In addition, model users have the options to use measured peak parameters to update the IRI profile,

including the F2, F1, and E layer critical frequencies (or electron densities), the F2 peak height (or

M(3000)F2 propagation factor), the E peak height, and the bottomside thickness and shape parameters

B0 and B1. In this way, real-time IRI predictions can be obtained if the real-time peak parameters are

available.

The total electron content (TEC) is obtained by numerical integration from the model’s lower boundary

(65 km during daytime and 80 km during night time) to the user-specified upper boundary.

1) Information about past and future workshops can be found on the IRI homepage (http:// irimodel .org), which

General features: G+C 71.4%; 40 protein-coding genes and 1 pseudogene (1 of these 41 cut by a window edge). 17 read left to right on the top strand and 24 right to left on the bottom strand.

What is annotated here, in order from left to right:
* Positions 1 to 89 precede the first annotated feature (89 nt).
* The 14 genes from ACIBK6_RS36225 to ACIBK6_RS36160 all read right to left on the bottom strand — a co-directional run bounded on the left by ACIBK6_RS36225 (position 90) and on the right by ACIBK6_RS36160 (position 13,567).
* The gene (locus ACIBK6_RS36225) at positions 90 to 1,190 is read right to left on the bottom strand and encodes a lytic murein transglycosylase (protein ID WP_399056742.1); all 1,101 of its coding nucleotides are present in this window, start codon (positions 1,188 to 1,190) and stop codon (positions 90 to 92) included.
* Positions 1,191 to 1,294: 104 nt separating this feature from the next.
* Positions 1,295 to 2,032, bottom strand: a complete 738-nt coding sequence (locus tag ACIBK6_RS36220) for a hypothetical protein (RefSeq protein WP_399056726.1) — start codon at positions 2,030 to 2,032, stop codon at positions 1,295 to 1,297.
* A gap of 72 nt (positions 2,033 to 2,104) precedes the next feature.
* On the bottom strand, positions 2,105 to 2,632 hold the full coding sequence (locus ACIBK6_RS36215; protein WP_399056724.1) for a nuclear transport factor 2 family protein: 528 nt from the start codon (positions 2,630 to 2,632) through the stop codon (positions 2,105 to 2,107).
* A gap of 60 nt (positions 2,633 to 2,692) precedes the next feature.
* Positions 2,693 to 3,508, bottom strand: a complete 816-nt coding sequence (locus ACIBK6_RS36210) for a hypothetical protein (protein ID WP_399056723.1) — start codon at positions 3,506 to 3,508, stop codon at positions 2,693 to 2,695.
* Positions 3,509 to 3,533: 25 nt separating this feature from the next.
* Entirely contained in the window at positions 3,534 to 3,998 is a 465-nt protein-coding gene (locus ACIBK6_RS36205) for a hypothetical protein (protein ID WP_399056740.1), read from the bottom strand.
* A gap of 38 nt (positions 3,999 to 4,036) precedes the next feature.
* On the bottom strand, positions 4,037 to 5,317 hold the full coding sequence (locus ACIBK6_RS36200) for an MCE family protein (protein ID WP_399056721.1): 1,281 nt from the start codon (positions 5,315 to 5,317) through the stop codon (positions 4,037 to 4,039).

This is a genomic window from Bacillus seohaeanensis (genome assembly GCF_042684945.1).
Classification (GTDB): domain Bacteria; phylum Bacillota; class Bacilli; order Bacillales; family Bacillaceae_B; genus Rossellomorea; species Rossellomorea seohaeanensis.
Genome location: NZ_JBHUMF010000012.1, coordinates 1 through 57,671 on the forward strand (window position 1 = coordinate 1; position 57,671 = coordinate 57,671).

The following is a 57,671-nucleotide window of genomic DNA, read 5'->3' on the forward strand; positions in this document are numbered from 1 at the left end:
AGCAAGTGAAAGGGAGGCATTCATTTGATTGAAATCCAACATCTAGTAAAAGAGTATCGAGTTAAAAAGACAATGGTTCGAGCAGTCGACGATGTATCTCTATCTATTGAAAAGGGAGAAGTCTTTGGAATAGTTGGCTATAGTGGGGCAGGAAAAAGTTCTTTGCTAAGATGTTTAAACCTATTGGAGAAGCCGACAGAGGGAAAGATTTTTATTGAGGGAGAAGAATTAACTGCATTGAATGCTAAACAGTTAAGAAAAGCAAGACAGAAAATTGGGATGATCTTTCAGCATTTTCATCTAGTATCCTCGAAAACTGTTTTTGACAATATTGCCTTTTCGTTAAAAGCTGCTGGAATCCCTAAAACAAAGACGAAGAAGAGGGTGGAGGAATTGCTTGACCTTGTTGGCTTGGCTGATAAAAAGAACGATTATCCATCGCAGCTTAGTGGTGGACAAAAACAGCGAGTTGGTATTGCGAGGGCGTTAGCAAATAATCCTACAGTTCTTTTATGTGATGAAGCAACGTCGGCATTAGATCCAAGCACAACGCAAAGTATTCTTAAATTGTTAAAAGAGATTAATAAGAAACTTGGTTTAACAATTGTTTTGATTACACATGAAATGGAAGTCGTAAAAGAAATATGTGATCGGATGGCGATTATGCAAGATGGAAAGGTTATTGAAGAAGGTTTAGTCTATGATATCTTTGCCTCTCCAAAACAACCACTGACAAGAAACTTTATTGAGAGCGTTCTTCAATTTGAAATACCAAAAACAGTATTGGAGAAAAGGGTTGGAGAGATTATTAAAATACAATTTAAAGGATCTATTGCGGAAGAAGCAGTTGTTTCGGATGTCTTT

also provides access to the final report from each workshop and to a bibliography of IRI-related papers and issues

of Advances in Space Research.

2) A list of IRI issues of Advances in Space Research is available at http:// irimodel .org/ docs/ asr _list .html.

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ISO/FDIS 16457:2021(E)
9  Real-time IRI

Various data-assimilation techniques and indices-updating algorithms have been used to bring IRI

[74]-[81]

closer to the observed conditions in either real-time or retrospective mode . The most advanced

[79]

system developed by Galkin et al. uses the global database of ionosonde measurements of the Global

Ionospheric Radio Observatory (GIRO) to provide real-time inputs of foF2, hmF2, B0 and B1 for IRI.

10 Plasmasphere extension of the IRI model
10.1 General

The models described in 10.2 to 10.5 have been proposed as plasmasphere extension of the IRI model.

10.2 Extrapolation of IRI profiles

With the latest version of the IRI model (available at http:// irimodel .org) a user is now given the option